Onions will freeze at about 31 F. The effects of freezing, even for short periods, is cumulative. That is, several short periods below 31 F are just as damaging as a single longer period. Onions that have frozen become soft and decay quickly. On the other hand, onions that have been dried and are otherwise in good condition but allowed to remain above 50 F are subject to sprouting. Sprouting onions cannot be marketed and are very susceptible to decay and severe weight loss. Table 1 shows the differences in storage losses at different temperatures.
Table 1. Effect of Storage Time and Temperature on Onion Losses
Percentage of loss at various temperatures _______________________ Storage period 70 F 40 F 34 F
Two weeks 8.9 5.2 5.3 One month 10.2 7.0 6.1 Three months 25.2 15.9 10.6 Six months 61.8 32.7 14.0
Source: Hurst, W. C., et al. (1985). Shelf life and quality changes in summer storage onions. Journal of Food Science 50(3):213-220.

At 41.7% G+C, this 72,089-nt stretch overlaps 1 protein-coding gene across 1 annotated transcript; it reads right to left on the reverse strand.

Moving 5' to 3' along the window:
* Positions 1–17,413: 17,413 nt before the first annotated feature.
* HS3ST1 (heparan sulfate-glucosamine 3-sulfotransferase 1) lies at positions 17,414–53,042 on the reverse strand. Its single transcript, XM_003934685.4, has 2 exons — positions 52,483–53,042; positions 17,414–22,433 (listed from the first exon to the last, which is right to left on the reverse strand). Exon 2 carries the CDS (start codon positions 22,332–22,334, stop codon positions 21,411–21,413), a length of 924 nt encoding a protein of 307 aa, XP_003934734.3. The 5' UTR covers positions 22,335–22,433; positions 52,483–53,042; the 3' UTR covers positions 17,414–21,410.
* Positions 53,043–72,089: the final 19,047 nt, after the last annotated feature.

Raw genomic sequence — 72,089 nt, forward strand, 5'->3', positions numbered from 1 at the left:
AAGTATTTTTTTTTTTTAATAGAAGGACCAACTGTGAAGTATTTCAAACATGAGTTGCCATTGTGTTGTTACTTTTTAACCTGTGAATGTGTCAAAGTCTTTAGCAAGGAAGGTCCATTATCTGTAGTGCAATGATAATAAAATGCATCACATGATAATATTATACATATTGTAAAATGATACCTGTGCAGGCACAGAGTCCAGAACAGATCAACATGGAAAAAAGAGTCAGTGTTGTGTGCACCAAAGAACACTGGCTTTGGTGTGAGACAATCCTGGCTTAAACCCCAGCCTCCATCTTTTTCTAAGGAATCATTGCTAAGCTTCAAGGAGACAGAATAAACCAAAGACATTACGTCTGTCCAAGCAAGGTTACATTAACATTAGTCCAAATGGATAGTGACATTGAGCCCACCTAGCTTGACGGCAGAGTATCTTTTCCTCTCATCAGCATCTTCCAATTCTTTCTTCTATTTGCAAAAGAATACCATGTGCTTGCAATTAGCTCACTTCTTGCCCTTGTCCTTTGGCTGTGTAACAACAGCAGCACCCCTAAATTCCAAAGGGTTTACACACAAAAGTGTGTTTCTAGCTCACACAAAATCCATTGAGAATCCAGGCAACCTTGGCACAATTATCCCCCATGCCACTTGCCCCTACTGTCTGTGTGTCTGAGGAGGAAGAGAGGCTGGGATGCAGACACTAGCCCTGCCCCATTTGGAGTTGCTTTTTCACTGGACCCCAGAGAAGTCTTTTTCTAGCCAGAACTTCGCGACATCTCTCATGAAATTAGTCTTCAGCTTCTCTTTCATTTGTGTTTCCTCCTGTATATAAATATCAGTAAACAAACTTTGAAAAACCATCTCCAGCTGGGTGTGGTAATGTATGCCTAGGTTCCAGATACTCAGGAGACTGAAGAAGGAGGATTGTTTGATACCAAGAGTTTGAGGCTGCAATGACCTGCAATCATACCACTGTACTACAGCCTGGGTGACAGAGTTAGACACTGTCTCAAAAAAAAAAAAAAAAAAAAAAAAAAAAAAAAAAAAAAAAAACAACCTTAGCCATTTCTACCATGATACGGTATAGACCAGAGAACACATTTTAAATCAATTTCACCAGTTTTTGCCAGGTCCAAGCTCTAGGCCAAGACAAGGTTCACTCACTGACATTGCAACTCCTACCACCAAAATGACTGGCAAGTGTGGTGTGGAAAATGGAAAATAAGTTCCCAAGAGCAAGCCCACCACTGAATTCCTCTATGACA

Size alone usually does not determine marketing quality or grade. Rather, buyers and consumers often select onions on the basis of intended use. For example, larger onions are easier to slice and dice and are therefore preferred by food-service operators. Onion growers and shippers must implement strict quality-maintenance practices to produce a clean, uniform, defect-free pack. For ultimate marketing success, the product supplied must closely match the buyer's requirements. Research suggests that the market for high-quality North Carolina onions will continue for the foreseeable future.
M. D. Boyette, Extension Agricultural Engineering Specialist
D. C. Sanders, Extension Horticulture Specialist
E. A. Estes, Extension Economist
2,000 copies of this public document were printed at a cost of $721, or $.36 each.
Sponsored by the Energy Division, North Carolina Department of Economic and Community Development, with State Energy Conservation Program funds, in cooperation with North Carolina State University. However, any opinions, findings, conclusions, or recommendations expressed herein are those of the authors and do not necessarily reflect the views of the Energy Division, North Carolina Department of Economic and Community Development.
North Carolina Cooperative Extension Service